"How protean are the devices available to human intelligence when it lends itself to the persistence of the conformist error" (Lindner).[5]

1. Paraphrase of "Blind Belief in a Homogeneous Reality," Union of International Associations (15.12.07).
2. Sir Thomas Browne, Religio Medici (1645), pt. 1, sect. 15: "Natura nihil agit frustra, is the onely indisputed axiome in Philosophy. There are no Grotesques in nature; not any thing framed to fill up empty cantons, and unnecessary spaces" (James Eason, Religio Medici, facsimile version, University of Chicago, 2001, p. 28, sect. 15; 13.12.07. The Latin expression Natura nihil agit frustra means "Nature does nothing in vain." The term cantons stands for "corners." In his Annotations upon Religio Medici, Thomas Keck considers Michel Eyquem de Montaigne, Essais (1580), bk. 3, ch. 1: « il n'y a rien d'inutil en nature » (Annotations, K33-K34; 13.12.07). According to George Seddon, Browne believes that nature does nothing in vain because it fulfils God's purposes (Landprints: Reflections on Place and Landscape, Cambridge UP, 1997, p. 8 ). See also Alexander F. Chamberlain, "Proverbs in the Making: Some Scientific Commonplaces. II," The Journal of American Folklore, Vol. 17, No. 67 (October-December 1904), pp. 268-78, proverb 358; "The Ideal Library, Selected by Dr. Eliot, The Religio Medici of Sir Thomas Browne, Religon of a Physician, Written for His Diversion, Nearly Three Centuries Ago," The Sunday Times, 8 August 1909, Magazine Section, p. SM10 (The New York Times Archives, 13 December 2007; 13.12.07); Alister E. McGrath, Christian Literature: An Anthology, Oxford: Blackwell, 2001, p. 431; and Zakiya Hanafi, The Monster in the Machine: Magic, Medicine, and the Marvelous in the Time of the Scientific Revolution, Durham: Duke UP, 2000, pp. 4-5.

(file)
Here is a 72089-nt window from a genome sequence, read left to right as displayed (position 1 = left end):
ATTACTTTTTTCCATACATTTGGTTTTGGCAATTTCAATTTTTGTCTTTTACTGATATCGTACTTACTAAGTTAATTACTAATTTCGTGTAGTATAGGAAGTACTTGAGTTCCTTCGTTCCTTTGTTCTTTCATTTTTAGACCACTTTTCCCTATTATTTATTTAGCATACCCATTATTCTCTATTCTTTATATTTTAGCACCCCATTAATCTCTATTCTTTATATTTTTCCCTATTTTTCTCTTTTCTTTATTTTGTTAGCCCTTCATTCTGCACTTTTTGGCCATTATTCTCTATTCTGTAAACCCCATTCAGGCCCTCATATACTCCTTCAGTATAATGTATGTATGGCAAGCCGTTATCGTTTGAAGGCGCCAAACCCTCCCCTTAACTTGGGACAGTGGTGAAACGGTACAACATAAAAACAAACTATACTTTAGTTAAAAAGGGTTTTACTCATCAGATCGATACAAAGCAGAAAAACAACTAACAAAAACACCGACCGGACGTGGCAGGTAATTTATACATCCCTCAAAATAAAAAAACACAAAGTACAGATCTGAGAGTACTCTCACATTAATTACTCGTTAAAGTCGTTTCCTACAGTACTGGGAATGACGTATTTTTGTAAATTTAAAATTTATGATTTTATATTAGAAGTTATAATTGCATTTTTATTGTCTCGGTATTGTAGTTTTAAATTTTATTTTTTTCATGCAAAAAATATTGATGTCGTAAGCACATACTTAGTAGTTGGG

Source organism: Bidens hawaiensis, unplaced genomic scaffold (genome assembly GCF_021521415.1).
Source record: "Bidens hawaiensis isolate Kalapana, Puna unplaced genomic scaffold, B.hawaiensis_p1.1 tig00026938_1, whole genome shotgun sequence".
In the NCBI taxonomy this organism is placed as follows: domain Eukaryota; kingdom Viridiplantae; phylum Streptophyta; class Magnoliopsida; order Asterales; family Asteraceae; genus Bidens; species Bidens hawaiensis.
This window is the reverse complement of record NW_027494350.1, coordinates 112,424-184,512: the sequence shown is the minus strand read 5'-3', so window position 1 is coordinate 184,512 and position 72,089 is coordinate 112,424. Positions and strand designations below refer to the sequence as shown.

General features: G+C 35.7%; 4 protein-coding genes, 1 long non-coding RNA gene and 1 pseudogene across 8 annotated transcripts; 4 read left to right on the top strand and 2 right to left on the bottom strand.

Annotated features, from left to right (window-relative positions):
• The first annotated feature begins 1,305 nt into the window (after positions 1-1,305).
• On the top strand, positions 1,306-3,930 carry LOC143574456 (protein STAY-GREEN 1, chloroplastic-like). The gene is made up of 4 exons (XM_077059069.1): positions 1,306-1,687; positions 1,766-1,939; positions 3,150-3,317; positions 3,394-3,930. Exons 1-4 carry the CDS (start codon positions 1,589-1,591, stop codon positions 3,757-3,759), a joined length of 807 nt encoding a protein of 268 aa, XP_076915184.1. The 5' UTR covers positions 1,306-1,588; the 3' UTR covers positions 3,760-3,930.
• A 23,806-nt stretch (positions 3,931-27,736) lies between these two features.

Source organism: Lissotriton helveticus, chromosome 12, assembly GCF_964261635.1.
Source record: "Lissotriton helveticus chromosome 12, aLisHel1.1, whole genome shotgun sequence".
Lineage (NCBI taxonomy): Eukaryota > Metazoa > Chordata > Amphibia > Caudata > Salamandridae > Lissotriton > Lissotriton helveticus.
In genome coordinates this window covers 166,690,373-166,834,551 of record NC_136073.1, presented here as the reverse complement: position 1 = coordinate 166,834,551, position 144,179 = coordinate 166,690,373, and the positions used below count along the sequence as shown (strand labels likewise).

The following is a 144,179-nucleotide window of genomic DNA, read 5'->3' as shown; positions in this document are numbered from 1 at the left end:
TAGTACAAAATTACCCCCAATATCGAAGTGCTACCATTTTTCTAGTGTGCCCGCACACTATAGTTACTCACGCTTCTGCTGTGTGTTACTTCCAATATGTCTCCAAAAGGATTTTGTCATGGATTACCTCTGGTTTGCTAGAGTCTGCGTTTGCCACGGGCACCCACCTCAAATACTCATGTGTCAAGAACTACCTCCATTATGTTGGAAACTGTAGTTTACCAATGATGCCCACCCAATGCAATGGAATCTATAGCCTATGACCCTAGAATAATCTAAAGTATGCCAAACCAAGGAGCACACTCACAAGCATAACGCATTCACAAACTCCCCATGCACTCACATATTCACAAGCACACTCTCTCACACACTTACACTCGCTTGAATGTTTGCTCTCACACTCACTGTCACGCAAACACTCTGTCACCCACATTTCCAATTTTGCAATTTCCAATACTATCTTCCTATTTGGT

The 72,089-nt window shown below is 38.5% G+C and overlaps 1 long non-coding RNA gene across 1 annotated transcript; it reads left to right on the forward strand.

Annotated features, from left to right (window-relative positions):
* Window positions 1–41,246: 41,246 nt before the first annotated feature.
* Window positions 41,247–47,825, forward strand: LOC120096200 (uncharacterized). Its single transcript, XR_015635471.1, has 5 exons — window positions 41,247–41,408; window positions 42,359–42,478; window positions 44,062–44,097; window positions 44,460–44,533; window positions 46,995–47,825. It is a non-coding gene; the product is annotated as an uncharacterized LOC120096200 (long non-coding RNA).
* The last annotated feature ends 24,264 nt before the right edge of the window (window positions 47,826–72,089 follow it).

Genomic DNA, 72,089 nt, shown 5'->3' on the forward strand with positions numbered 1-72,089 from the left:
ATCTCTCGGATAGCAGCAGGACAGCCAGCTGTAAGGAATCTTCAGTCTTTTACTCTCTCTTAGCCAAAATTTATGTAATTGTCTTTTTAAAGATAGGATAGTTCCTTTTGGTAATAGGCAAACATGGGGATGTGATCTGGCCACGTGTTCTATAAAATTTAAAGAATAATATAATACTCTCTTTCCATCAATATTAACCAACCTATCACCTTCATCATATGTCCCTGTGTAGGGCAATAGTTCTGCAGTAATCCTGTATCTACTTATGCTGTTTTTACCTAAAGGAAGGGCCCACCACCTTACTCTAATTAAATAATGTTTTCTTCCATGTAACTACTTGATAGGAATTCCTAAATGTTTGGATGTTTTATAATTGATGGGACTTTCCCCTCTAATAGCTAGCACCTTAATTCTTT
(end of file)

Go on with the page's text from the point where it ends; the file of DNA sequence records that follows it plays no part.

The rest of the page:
3. Dante Alighieri, On World Government (c.1313), 1.3: "La natura e l'arte di Dio."
4. Hermann Hesse (1877-1962), Reflections, 114 (ed. Volker Michels, 1974).
5. Robert Mitchell Lindner, Must You Conform?, 1956.


References and credits
Two-headed turtle, "Janus", born September 1997, Museum of Natural History, Geneva, September 2007 (Fabrice Coffrini/AFP). The animal developed its unusual anatomy while still in the egg. The embryo began to split in two in the process that gives rise to identical twins, but then failed to fully separate. Uncommon, abnormalities caused by incompletely split embryos occur in many animal species, including human beings; the phenomenon leads to what are known as Siamese, or conjoined, twins.

Two-faced kitten, June 2000 (Sandra Pyatt)

Two-headed marine reptile fossil (Hyphalosaurus lingyuanensis), from Yixian Formation, China, December 2006. Shenzen Museum, China (bbc.co.uk / Ker Than, Jianjun Li and Eric Buffetaut, Live Science)

Conjoined red slider turtles, a "pushmepullyou" case, East Norriton, Pennsylvania, U.S., September 2007 (China Daily/AP)

Conjoined twins, New Delhi, India, July 2003 (AFP/Prakash Singh); types

Eight-legged frog, Quanzhou, China, February 2007 (ABC News/AP)

Three-legged duckling, Tancheng County, China, September 2007 (China Daily/Newsphoto)

Seven-legged lamb, South Island, New Zealand, July 2007 (Susan Sandys/Ashburton Guardian/AP)

Case of foot polydactyly (Dr Mark Hill, Embryology, University of New South Wales, Sydney)

Case of hand polydactyly (Dermatology Online Journal)

Four-legged duckling, "Stumpy", New Forest, Hampshire, England, February 2007 (dailymail.co.uk)

One-eyed kitten (holoprosencephaly), Oregon, U.S., December 2005 (ABC News/Traci Allen/AP)

Case of split foot malformation (ectrodactyly of feet), previously called "lobster-claw malformation" (Dr Mark Hill, Embryology, University of New South Wales, Sydney)

Cases of split foot malformation, Africa, [October 2006] (Geocities).

A case of split foot malformation, October 2006 (Xenomed)

Ou Guifeng, 22, nicknamed "Elephant Man", Guangxi Zhuang, China, September 2006. Growing numbers of tumours led to his right eye nearly blind, face twisted, liver impaired, and leg lame (English People Daily)

Joseph Carey Merrick, "The Elephant Man", photograph, London, 1888.

Dede, nicknamed "Tree Man", Tanjung Jaya, Indonesia, November 2007. Tree-like growths cover his body. He suffers from Human Papilsloma Virus (SkyNews)

"Male Normal Figure." Prof. Dr. C.H. Stratz, Die Schönheit des weiblichen Körpers, (The Beauty of the Female Body), Stuttgart: Ferdinand Enke, 1922, p. 87, fig. 50: "Männliche Normalgestalt" (Openbare Bibliotheek, Amsterdam; Keen Kalderbach)